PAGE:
After the board chooses, the district will have to agree on a contract. Then the district and the city will craft another agreement—like that for purchase of the Ocean Breeze course that will become Boca National— under which the city will issue bonds for the architect and the district will reimburse the city for the payments.

Koski on the way out?

After nearly six years of having Art Koski as interim director, the beach and park district is moving toward returning the job to a staff position.

The subject arose recently when Koski billed the district $120,000 for his work as the agency’s lawyer negotiating the Ocean Breeze purchase. Koski had defended the $24 million price, which some residents criticized as too high, and he based his fee on a percentage of the price.

Koski apologized for the controversy, and the board approved the payment. But there seems to be collective agreement among board members that Koski’s arrangement has lasted long enough.

So the staff is working on a job description for the director’s position. The district may seek help from consultants. After that, the board will advertise the position.

“Transparency in the search will be a priority,” said board member Craig Ehrnst. “The district serves a unique role in shaping our community.” Commissioner Steven Engel believes that Assistant Director Briann Harms “has the qualifications to do the job, but in the interests of transparency I believe we should conduct our own search, independent of the city.”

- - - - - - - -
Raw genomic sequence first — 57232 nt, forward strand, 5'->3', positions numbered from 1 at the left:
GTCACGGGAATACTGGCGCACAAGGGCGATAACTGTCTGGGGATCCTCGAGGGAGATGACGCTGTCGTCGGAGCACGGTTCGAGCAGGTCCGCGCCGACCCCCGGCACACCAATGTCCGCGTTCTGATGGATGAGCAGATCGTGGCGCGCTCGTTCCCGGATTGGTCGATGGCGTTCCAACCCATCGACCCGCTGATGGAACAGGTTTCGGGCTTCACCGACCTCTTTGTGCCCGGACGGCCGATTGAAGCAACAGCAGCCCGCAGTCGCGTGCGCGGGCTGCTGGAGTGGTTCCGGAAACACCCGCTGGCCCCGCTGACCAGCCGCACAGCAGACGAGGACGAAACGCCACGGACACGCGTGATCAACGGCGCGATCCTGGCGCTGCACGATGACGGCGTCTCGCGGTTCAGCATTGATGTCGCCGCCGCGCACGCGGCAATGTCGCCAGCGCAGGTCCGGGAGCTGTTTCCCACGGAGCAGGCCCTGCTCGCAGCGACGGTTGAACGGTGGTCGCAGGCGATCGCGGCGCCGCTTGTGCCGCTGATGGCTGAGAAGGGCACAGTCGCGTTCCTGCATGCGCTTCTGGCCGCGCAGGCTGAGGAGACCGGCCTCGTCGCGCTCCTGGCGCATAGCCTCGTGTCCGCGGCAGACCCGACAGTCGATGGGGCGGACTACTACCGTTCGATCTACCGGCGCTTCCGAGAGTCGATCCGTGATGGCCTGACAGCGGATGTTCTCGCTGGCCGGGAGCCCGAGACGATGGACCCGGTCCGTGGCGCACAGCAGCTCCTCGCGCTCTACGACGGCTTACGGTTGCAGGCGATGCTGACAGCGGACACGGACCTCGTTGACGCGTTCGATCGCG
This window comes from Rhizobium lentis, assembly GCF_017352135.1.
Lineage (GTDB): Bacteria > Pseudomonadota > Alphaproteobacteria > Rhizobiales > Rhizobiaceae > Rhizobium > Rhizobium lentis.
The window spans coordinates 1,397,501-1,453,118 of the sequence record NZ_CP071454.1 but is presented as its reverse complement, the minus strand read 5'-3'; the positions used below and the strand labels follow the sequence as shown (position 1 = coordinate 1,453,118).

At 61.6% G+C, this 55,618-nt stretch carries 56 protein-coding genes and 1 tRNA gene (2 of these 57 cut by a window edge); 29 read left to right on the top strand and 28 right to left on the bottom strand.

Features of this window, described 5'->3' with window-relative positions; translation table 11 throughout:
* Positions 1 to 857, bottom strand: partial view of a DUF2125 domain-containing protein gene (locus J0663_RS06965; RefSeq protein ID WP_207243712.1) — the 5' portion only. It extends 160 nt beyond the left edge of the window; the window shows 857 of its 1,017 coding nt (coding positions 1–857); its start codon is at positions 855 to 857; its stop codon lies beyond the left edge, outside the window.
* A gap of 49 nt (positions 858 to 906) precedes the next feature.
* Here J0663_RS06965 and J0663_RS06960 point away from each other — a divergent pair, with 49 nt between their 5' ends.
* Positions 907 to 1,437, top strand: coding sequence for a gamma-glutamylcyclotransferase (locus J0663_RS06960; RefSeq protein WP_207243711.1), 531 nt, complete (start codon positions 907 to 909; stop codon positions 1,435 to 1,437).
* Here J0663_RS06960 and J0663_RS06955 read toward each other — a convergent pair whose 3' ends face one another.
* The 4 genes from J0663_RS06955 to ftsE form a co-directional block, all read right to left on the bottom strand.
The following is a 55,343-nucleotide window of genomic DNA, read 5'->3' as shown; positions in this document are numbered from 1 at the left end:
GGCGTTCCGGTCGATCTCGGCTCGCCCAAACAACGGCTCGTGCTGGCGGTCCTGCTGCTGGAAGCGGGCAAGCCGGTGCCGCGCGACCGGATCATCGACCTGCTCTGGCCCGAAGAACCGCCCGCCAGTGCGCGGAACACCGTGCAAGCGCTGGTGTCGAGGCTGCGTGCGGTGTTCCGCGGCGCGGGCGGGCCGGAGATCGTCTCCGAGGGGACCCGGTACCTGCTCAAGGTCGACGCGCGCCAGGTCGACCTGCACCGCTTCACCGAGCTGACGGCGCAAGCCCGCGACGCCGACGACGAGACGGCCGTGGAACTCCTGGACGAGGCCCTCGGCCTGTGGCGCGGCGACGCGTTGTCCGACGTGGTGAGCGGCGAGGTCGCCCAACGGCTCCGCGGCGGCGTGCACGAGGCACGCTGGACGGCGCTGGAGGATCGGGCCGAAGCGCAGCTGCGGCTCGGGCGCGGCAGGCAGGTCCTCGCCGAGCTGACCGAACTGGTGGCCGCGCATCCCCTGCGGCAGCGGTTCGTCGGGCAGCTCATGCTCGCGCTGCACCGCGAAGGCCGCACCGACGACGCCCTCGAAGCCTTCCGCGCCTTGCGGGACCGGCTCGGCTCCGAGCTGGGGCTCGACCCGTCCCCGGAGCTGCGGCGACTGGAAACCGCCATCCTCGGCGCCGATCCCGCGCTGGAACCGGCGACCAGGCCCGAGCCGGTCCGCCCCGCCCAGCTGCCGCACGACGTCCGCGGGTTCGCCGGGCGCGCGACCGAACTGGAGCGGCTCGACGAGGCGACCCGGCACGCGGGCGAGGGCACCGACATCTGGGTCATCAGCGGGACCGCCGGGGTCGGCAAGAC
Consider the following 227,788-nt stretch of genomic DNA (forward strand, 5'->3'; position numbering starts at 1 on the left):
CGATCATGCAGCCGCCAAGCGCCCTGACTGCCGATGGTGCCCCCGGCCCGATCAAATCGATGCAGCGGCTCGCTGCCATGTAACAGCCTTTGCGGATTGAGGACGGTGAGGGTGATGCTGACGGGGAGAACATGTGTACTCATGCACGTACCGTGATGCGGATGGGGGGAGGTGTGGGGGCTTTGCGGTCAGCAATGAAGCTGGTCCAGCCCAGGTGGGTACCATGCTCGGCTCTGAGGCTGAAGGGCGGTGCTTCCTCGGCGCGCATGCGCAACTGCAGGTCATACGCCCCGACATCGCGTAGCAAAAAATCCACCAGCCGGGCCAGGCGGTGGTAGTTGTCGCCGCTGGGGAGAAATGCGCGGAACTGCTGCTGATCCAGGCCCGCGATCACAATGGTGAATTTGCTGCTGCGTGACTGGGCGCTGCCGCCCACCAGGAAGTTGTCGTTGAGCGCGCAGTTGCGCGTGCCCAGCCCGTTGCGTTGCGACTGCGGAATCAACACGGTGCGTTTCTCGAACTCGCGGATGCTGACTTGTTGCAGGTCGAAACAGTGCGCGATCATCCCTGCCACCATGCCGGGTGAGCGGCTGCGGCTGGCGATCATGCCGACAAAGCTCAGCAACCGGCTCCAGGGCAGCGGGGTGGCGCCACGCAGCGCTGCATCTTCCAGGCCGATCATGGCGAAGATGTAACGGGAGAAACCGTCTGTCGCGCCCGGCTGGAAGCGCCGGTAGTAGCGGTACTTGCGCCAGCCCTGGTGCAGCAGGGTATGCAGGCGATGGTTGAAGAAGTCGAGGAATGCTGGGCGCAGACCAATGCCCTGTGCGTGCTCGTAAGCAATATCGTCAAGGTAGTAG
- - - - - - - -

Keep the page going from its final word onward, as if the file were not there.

Board chairman Bob Rollins told me Wednesday that he would like to choose a director by the end of the year.

And Sugar Sand for Mizner school move?

Rollins also said the district board at its April 23 meeting may decide whether members have any further interest in considering Sugar Sand Park as a possible location for Addison Mizner Elementary. Among parents, opinion seems split on moving or staying at the Northwest 12th Avenue site.

Pressure to make a decision has eased since the city donated land for a new elementary school next to Estridge Middle. Addison Mizner students will go there while their school is under construction. Originally, they might have had to share Verde Elementary’s campus for 18 months.

Randy Schultz
Randy Schultz, a native of Hartford, Connecticut, has been a South Florida journalist since 1974. He worked for The Miami Herald until 1976 and for The Palm Beach Post from 1976 until 2014, where he served as managing editor and editorial page editor. Since 2014, he has written a politics blog, commentaries and other articles for Boca magazine. His writing has earned first-place awards from the Florida Magazine Association and the Florida Society of Newspaper Editors. Randy has lived in Boca Raton with his wife, Shelley Huff-Schultz, since 1985. His son, daughter-in-law and their three children also live in Boca Raton.